Chicago has a couple of advantages on this end of the floor, should they elect to use them. The Bulls have more team speed than Cleveland, despite James' transcendent athleticism. Rose is a flash with the ball in his hands and is also at his best as a playmaker in transition. Hinrich, Noah, Gibson and Deng all run the floor very well for their respective positions and that'll be especially true when Cleveland's starting lineup is on the floor. It is imperative that the Bulls push the ball at every opportunity, but Del Negro has been reluctant to play at that kind of furious pace on a consistent basis. It's the best chance to rev up an offense that posted a 103.2 Offensive Rating in its four regular-season games against Cleveland.
In the halfcourt, Del Negro needs to run his base sets sparingly and instead concentrate on getting O'Neal, Jamison and Ilgauskas spread out across the floor, while picking high for Rose and letting him attack the paint. In those sets, Noah can take advantage of all of Cleveland's centers except for Anderson Varejao, who is a similar type of player, by rolling to the basket. Cleveland, like all of Chicago's opponents, will focus on getting Rose to surrender the ball when he gets into the lane. That makes it essential that Hinrich and Murray shoot the ball well in the series. It's also essential that Deng make James work on the defensive end by putting the ball on the floor and attacking the rim. If you see a lot of possessions terminating in long Deng jumpers, you'll know Chicago is in trouble.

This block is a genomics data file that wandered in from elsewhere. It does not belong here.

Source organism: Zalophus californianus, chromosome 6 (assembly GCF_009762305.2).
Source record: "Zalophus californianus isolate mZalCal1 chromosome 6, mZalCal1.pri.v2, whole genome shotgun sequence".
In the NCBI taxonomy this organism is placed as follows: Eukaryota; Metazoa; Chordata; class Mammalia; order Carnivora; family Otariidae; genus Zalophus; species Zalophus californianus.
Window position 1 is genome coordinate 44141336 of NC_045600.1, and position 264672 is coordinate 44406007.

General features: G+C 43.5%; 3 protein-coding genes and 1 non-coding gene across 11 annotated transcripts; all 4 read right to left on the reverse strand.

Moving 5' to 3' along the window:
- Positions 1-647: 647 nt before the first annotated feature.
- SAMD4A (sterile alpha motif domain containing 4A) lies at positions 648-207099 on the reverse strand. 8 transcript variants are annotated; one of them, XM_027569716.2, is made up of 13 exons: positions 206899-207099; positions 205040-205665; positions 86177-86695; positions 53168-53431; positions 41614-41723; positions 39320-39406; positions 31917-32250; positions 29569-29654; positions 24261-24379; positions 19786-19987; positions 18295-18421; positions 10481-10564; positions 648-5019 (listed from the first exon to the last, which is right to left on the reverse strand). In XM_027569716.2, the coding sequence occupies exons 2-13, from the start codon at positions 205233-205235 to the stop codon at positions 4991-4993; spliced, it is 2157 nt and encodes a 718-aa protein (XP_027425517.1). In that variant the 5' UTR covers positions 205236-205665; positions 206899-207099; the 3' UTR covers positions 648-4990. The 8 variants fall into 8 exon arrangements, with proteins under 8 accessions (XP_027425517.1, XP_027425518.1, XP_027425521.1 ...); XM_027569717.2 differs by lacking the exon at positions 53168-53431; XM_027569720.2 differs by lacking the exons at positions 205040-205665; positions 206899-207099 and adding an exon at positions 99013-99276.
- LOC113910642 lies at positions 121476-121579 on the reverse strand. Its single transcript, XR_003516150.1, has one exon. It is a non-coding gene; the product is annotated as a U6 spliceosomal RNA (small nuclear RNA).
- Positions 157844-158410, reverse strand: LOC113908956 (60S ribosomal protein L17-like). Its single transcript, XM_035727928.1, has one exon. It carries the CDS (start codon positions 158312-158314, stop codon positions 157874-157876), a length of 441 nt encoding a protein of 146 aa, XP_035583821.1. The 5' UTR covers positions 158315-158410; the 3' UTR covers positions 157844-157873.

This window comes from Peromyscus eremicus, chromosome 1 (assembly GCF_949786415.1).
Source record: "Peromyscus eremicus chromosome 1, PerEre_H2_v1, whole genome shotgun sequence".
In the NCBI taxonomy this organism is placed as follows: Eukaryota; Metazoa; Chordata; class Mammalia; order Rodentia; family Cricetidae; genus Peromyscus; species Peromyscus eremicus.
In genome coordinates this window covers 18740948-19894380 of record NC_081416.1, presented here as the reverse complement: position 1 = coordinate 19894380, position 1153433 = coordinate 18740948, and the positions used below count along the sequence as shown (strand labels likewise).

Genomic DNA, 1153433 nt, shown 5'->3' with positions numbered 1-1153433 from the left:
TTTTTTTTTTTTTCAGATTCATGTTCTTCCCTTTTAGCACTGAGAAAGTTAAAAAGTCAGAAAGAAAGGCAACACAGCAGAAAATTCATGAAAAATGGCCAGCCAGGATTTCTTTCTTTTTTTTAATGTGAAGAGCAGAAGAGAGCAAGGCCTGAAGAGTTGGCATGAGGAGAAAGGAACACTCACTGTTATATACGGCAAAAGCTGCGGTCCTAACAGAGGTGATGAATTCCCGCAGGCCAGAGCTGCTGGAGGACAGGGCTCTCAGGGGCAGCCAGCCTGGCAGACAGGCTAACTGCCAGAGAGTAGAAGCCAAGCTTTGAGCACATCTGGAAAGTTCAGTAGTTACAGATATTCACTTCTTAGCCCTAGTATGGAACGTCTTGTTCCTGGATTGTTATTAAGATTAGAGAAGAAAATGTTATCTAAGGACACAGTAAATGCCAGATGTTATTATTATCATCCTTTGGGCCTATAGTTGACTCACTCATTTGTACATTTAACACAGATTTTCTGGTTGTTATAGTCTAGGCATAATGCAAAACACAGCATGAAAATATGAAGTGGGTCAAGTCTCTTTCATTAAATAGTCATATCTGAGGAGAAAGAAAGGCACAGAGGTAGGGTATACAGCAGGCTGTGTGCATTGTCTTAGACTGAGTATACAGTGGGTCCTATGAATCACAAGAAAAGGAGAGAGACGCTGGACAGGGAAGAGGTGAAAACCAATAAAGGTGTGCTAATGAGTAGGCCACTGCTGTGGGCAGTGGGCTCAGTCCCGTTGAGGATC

Del Negro can't forget about Hakim Warrick in this series, either. Warrick runs the floor as well as any big man in the league is also Chicago's best post scorer. Del Negro hasn't given him consistent minutes and in the effort to keep the pace in Chicago's favor, Warrick may play a large role.
The Bulls have been enigmatic all season but, in the end, end up with the same record and same plight as last season--a seemingly impossible first-round matchup. Chicago almost shocked the world last spring and Noah said after the Bulls clinched their spot that they would "try to shock the world again." That benign statement apparently irked James, who no doubt is looking for reasons to be irked. A rested and motivated James is the last thing the Bulls need to see, but that's exactly what they're going to get.
It's tempting to forecast this series as a sweep and it may well turn out that way. Chicago may be able to steal a win in Chicago, but that would require some hot shooting and those kinds of contests have been few and far between for the Bulls this season. Most of these games should be competitive, but it's difficult to envision Chicago winning more than one.
Cavaliers in 5.
Bradford Doolittle is an author of Basketball Prospectus.